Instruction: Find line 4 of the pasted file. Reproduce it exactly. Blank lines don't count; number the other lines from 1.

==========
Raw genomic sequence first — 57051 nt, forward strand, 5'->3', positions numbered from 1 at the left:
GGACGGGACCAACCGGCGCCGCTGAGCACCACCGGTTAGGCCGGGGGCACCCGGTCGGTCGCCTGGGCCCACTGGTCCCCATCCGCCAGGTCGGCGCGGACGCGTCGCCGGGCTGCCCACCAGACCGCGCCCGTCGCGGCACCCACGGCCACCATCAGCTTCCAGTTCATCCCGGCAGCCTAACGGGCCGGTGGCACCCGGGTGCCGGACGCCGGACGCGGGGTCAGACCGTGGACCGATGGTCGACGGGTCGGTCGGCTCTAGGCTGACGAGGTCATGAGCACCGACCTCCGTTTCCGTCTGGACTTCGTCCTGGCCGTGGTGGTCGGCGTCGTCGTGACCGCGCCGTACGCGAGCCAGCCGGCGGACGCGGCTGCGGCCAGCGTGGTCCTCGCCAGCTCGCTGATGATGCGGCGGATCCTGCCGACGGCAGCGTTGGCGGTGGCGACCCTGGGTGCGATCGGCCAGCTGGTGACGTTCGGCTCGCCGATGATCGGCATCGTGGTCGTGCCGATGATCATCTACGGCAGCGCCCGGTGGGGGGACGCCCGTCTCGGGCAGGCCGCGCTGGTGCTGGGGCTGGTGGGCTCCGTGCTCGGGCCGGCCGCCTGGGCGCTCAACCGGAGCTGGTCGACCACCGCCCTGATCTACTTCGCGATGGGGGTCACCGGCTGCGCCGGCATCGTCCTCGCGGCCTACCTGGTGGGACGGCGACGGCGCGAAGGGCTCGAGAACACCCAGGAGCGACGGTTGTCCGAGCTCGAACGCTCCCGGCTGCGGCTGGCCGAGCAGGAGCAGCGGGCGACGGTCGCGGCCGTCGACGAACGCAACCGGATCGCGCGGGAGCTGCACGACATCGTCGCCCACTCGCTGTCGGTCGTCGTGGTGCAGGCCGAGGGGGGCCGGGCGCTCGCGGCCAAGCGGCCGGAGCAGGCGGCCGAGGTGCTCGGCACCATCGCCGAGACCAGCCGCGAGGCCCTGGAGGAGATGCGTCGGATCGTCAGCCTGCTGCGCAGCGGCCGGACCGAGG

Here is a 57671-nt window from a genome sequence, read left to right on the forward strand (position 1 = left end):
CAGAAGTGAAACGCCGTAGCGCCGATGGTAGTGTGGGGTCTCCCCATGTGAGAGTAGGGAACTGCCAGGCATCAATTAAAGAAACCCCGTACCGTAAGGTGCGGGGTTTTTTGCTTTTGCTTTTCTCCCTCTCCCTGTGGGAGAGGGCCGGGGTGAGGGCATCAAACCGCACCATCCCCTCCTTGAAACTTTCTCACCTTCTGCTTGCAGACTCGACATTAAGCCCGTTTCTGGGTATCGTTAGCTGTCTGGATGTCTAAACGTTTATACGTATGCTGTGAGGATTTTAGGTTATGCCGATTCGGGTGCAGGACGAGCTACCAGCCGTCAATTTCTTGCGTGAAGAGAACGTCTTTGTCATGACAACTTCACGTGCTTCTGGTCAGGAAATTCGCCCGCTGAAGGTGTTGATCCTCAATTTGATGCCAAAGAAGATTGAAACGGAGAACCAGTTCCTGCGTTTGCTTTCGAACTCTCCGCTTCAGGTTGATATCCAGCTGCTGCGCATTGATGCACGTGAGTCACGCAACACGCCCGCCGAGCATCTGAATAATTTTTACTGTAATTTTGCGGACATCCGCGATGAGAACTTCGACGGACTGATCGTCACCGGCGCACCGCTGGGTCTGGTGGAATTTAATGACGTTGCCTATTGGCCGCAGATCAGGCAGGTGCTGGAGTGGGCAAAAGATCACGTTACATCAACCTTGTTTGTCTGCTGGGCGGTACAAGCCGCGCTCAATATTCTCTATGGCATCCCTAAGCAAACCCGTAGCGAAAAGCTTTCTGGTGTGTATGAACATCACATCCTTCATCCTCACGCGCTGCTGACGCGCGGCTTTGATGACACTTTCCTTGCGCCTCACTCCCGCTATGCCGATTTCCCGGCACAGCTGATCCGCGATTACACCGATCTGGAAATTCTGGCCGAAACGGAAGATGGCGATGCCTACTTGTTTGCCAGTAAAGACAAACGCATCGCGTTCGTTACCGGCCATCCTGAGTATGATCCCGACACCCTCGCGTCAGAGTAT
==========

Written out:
CAGAAGTGAAACGCCGTAGCGCCGATGGTAGTGTGGGGTCTCCCCATGTGAGAGTAGGGAACTGCCAGGCATCAATTAAAGAAACCCCGTACCGTAAGGTGCGGGGTTTTTTGCTTTTGCTTTTCTCCCTCTCCCTGTGGGAGAGGGCCGGGGTGAGGGCATCAAACCGCACCATCCCCTCCTTGAAACTTTCTCACCTTCTGCTTGCAGACTCGACATTAAGCCCGTTTCTGGGTATCGTTAGCTGTCTGGATGTCTAAACGTTTATACGTATGCTGTGAGGATTTTAGGTTATGCCGATTCGGGTGCAGGACGAGCTACCAGCCGTCAATTTCTTGCGTGAAGAGAACGTCTTTGTCATGACAACTTCACGTGCTTCTGGTCAGGAAATTCGCCCGCTGAAGGTGTTGATCCTCAATTTGATGCCAAAGAAGATTGAAACGGAGAACCAGTTCCTGCGTTTGCTTTCGAACTCTCCGCTTCAGGTTGATATCCAGCTGCTGCGCATTGATGCACGTGAGTCACGCAACACGCCCGCCGAGCATCTGAATAATTTTTACTGTAATTTTGCGGACATCCGCGATGAGAACTTCGACGGACTGATCGTCACCGGCGCACCGCTGGGTCTGGTGGAATTTAATGACGTTGCCTATTGGCCGCAGATCAGGCAGGTGCTGGAGTGGGCAAAAGATCACGTTACATCAACCTTGTTTGTCTGCTGGGCGGTACAAGCCGCGCTCAATATTCTCTATGGCATCCCTAAGCAAACCCGTAGCGAAAAGCTTTCTGGTGTGTATGAACATCACATCCTTCATCCTCACGCGCTGCTGACGCGCGGCTTTGATGACACTTTCCTTGCGCCTCACTCCCGCTATGCCGATTTCCCGGCACAGCTGATCCGCGATTACACCGATCTGGAAATTCTGGCCGAAACGGAAGATGGCGATGCCTACTTGTTTGCCAGTAAAGACAAACGCATCGCGTTCGTTACCGGCCATCCTGAGTATGATCCCGACACCCTCGCGTCAGAGTAT